The Fun Factory
Format: PDF / Kindle (mobi) / ePub
The Fun Factory is set in the golden decade before the Great War, when the music halls were the people's entertainment, before radio, television or cinema, and bigger than all of them. Arthur Dandoe is a gifted young comedian trying to make his way within the prestigious Fred Karno theatre company. Determined to thwart him at any cost is another ruthlessly ambitious performer – one Charlie Chaplin. Things turn even nastier when Arthur and Charlie both fall for the same girl, the irresistibly alluring Tilly Beckett. One of the two rivals is destined to become the most celebrated man on the planet, with more girls than he can shake his famous stick at. The other. . . well, you'll just have to read this book – his book. It could have been so different.
tried and tested.” Syd seemed to share a look with O’Neill -– or did I imagine it? – and then he went on.: “There’ll be a Black Maria waiting for us at the station. Mike and Albert manhandle us along the platform while we complain at the top of our voices about the horrible injustice of it all, making as much of a racket as possible. You with me? What we want, you see, is as big a crowd as possible following along, watching us all the way to the Black Maria, because then, just as the desperate
hadn’t realised it was getting so late, so I excused myself and hurried on my way. I didn’t want to humiliate young Freddie by telling him that a girl he liked had made up a fanciful story just to put him off, and anyway I was still thrown by discovering that our mysterious next-door neighbour seemed to be the lad’s mother. Which is why, do you see, I never quite got round to mentioning to him that Tilly and I were not, and never had been, man and wife. For a good few years women had been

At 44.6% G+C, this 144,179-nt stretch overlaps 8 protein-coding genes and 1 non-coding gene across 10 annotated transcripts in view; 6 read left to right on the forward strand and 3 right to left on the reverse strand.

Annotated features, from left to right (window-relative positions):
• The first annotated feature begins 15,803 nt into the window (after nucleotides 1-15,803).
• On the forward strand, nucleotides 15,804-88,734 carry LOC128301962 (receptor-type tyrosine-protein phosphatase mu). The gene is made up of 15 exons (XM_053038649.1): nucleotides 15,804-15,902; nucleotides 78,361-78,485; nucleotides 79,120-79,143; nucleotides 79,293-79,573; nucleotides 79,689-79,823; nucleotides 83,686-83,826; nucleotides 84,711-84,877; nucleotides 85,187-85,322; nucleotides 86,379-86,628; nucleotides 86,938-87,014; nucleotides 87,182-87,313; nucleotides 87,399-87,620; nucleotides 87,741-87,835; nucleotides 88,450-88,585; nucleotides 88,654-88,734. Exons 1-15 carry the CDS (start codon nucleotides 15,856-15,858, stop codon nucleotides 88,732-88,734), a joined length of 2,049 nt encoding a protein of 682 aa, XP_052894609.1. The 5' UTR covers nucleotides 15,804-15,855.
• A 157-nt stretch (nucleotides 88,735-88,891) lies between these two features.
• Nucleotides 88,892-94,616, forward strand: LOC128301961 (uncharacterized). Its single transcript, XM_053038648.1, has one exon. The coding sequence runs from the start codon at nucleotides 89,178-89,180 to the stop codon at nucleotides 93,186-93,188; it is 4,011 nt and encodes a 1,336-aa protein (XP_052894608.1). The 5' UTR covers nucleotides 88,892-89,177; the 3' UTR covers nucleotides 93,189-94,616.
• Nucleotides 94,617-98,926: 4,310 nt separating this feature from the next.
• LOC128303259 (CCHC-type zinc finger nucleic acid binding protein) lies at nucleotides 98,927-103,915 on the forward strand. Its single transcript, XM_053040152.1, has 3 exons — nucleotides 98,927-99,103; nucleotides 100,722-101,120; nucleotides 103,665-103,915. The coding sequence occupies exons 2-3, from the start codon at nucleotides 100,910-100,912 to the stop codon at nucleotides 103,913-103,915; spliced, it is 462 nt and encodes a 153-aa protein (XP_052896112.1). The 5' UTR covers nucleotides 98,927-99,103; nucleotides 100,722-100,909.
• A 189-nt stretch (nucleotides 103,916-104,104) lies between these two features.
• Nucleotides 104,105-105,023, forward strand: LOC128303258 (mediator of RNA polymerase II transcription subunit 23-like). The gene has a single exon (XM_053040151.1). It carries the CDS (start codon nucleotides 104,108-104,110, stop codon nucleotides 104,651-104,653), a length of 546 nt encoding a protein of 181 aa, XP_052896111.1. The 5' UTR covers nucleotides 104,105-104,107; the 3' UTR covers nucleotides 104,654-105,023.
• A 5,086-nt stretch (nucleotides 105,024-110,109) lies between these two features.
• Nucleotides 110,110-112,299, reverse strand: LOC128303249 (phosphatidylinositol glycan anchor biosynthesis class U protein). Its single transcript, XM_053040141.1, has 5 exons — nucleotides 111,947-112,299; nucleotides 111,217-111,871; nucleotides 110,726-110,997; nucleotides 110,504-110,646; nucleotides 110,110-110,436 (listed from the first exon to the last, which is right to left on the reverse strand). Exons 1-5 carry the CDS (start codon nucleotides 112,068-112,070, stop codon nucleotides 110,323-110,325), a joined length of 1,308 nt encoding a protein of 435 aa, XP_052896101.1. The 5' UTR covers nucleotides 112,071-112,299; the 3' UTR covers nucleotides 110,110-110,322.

unpleasant memory of Wal Pink’s smooth, well-fed features flashed before my eyes. I blinked it away. “So I walked out onto the stage in my borrowed trousers and my borrowed hat, and I did my borrowed lines, and it wasn’t the greatest act in the world but it was the greatest feeling I ever had in my life. I saw Pickard standing at the back, watching me, and there, standing next to him … was Dad!” “Crumbs!” said Tilly. “He saw that I was a lost cause, I suppose, and now he uses me as a sort of
gone too far,” I said, thinking they might still be playing somewhere in Paris. “Huh,” Charlie grunted. “They’ve gone to Moscow.” “Oh! And you like one of these little girls?” Maurice sighed. Charlie nodded glumly. “Ah, what are we poor fellows to do? Your girl is in Moscow, and mine throws a bottle at my head if I even look at one of the dancers. What am I supposed to do? Wear a blindfold backstage? The naked ladies are everywhere!” Charlie and I smirked at this like schoolboys. “And what
both cheeks. “Pas seulement la voix, eh? Mais aussi le corps magnifique!” he cried. “Celebration!” Mistinguett declared above the hubbub, and the whole party decamped to a fancy restaurant a few streets away, which in my memory is illuminated in gold by three massive chandeliers. There was some sneaking out by the stage door, too, because Mistinguett wished to avoid the attentions of King Alfonso XIII, and Maurice had not been home to mad Marguerite for a week and a half. The huge room was